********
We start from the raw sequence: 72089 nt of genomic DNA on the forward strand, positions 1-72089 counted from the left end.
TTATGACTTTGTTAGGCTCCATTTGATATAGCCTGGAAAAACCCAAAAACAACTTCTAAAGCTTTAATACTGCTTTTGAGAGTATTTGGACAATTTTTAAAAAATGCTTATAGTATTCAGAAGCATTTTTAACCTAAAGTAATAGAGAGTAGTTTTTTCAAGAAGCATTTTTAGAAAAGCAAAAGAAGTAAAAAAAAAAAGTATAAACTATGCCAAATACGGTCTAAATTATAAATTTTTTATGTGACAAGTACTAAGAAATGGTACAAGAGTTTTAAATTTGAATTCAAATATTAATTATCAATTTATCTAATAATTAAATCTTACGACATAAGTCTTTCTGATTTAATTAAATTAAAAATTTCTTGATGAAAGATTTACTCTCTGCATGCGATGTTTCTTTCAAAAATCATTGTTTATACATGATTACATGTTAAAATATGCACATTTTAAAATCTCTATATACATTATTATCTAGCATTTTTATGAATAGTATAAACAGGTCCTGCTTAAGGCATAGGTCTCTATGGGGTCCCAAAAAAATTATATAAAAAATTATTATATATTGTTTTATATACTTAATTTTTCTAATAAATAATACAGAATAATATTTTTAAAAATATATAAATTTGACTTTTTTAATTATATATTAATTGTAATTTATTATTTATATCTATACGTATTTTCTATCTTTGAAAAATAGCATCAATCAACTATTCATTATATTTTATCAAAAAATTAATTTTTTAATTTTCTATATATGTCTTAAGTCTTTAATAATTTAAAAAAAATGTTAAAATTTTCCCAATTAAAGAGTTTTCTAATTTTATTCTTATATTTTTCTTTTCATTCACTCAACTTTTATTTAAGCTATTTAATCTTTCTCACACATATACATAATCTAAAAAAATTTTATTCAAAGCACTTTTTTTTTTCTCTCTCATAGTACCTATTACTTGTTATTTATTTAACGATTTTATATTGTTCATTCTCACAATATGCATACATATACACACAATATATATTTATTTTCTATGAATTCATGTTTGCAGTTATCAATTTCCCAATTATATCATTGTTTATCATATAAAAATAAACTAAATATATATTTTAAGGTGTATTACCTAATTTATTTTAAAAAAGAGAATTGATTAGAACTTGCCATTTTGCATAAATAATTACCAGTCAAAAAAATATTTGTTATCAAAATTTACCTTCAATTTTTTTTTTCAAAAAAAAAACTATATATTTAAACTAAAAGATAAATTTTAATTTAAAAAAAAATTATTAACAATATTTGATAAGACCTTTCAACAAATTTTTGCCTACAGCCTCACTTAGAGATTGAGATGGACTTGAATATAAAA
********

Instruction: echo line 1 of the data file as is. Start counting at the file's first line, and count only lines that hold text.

We start from the raw sequence: 72089 nt of genomic DNA on the forward strand, positions 1-72089 counted from the left end.